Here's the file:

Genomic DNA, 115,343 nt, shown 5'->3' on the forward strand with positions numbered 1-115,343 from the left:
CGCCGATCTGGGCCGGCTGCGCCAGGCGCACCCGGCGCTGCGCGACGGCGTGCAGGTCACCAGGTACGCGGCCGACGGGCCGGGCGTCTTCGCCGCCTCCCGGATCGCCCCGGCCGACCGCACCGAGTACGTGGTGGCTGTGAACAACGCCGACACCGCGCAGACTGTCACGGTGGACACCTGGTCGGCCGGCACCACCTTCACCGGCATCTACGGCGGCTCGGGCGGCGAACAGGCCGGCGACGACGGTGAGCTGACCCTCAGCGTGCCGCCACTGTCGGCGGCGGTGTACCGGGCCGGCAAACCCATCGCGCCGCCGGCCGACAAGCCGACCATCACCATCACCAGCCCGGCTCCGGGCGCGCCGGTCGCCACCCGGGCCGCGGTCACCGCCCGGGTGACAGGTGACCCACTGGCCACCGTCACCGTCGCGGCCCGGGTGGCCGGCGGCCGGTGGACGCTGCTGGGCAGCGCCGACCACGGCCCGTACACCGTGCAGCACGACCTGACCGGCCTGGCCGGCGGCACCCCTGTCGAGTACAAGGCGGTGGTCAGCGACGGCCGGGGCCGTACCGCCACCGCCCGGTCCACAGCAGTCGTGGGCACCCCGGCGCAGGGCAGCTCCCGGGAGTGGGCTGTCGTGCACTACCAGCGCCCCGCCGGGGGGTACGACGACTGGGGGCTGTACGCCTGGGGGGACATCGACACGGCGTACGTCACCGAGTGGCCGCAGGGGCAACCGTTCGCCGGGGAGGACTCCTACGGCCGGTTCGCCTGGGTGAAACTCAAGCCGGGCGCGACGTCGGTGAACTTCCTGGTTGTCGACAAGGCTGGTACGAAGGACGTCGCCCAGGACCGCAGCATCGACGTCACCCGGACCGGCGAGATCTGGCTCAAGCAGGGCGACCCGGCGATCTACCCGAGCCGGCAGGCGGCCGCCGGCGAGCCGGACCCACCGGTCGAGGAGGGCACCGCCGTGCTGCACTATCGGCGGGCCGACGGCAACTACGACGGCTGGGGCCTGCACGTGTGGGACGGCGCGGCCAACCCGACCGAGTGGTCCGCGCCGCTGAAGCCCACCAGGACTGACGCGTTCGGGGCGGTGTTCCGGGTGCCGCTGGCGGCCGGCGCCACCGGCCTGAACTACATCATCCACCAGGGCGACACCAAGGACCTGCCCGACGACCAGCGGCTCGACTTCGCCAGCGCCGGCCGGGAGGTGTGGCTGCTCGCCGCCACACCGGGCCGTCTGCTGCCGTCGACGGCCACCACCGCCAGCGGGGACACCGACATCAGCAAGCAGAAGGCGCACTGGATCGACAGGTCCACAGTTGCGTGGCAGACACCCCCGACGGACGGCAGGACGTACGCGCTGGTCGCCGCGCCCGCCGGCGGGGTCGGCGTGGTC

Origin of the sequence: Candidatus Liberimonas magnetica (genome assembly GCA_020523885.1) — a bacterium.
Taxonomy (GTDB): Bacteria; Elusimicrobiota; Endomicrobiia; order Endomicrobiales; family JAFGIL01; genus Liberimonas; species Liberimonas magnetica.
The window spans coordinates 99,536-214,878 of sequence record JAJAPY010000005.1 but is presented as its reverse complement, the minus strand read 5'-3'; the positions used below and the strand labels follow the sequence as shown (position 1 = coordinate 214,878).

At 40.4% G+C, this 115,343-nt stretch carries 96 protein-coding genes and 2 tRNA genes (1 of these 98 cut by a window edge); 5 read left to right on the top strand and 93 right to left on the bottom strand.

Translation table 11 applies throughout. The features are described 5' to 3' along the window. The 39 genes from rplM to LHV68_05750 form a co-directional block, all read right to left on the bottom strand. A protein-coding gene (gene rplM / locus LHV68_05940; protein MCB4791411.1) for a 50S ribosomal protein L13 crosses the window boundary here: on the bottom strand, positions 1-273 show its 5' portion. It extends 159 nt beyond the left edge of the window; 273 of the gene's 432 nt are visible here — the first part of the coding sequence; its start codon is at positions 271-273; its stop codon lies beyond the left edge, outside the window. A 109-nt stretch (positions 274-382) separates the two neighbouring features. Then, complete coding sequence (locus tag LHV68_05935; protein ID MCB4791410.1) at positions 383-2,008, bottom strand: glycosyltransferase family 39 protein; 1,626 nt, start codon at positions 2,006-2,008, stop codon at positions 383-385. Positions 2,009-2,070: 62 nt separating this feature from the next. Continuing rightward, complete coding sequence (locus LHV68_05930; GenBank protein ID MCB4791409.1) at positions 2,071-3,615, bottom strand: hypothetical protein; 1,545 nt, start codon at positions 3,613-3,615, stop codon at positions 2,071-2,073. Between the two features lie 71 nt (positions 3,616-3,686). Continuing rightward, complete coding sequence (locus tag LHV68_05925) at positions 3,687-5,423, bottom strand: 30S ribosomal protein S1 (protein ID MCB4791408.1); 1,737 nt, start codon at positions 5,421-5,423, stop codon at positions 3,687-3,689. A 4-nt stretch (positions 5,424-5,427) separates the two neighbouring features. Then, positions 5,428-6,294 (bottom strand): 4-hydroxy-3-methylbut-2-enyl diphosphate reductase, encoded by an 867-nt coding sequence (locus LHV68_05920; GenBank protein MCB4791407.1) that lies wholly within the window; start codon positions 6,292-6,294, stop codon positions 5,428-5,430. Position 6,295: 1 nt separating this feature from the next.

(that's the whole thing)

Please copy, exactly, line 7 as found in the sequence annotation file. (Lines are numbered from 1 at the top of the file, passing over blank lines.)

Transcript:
Translation table 11 applies throughout. The features are described 5' to 3' along the window. The 39 genes from rplM to LHV68_05750 form a co-directional block, all read right to left on the bottom strand. A protein-coding gene (gene rplM / locus LHV68_05940; protein MCB4791411.1) for a 50S ribosomal protein L13 crosses the window boundary here: on the bottom strand, positions 1-273 show its 5' portion. It extends 159 nt beyond the left edge of the window; 273 of the gene's 432 nt are visible here — the first part of the coding sequence; its start codon is at positions 271-273; its stop codon lies beyond the left edge, outside the window. A 109-nt stretch (positions 274-382) separates the two neighbouring features. Then, complete coding sequence (locus tag LHV68_05935; protein ID MCB4791410.1) at positions 383-2,008, bottom strand: glycosyltransferase family 39 protein; 1,626 nt, start codon at positions 2,006-2,008, stop codon at positions 383-385. Positions 2,009-2,070: 62 nt separating this feature from the next. Continuing rightward, complete coding sequence (locus LHV68_05930; GenBank protein ID MCB4791409.1) at positions 2,071-3,615, bottom strand: hypothetical protein; 1,545 nt, start codon at positions 3,613-3,615, stop codon at positions 2,071-2,073. Between the two features lie 71 nt (positions 3,616-3,686). Continuing rightward, complete coding sequence (locus tag LHV68_05925) at positions 3,687-5,423, bottom strand: 30S ribosomal protein S1 (protein ID MCB4791408.1); 1,737 nt, start codon at positions 5,421-5,423, stop codon at positions 3,687-3,689. A 4-nt stretch (positions 5,424-5,427) separates the two neighbouring features. Then, positions 5,428-6,294 (bottom strand): 4-hydroxy-3-methylbut-2-enyl diphosphate reductase, encoded by an 867-nt coding sequence (locus LHV68_05920; GenBank protein MCB4791407.1) that lies wholly within the window; start codon positions 6,292-6,294, stop codon positions 5,428-5,430. Position 6,295: 1 nt separating this feature from the next.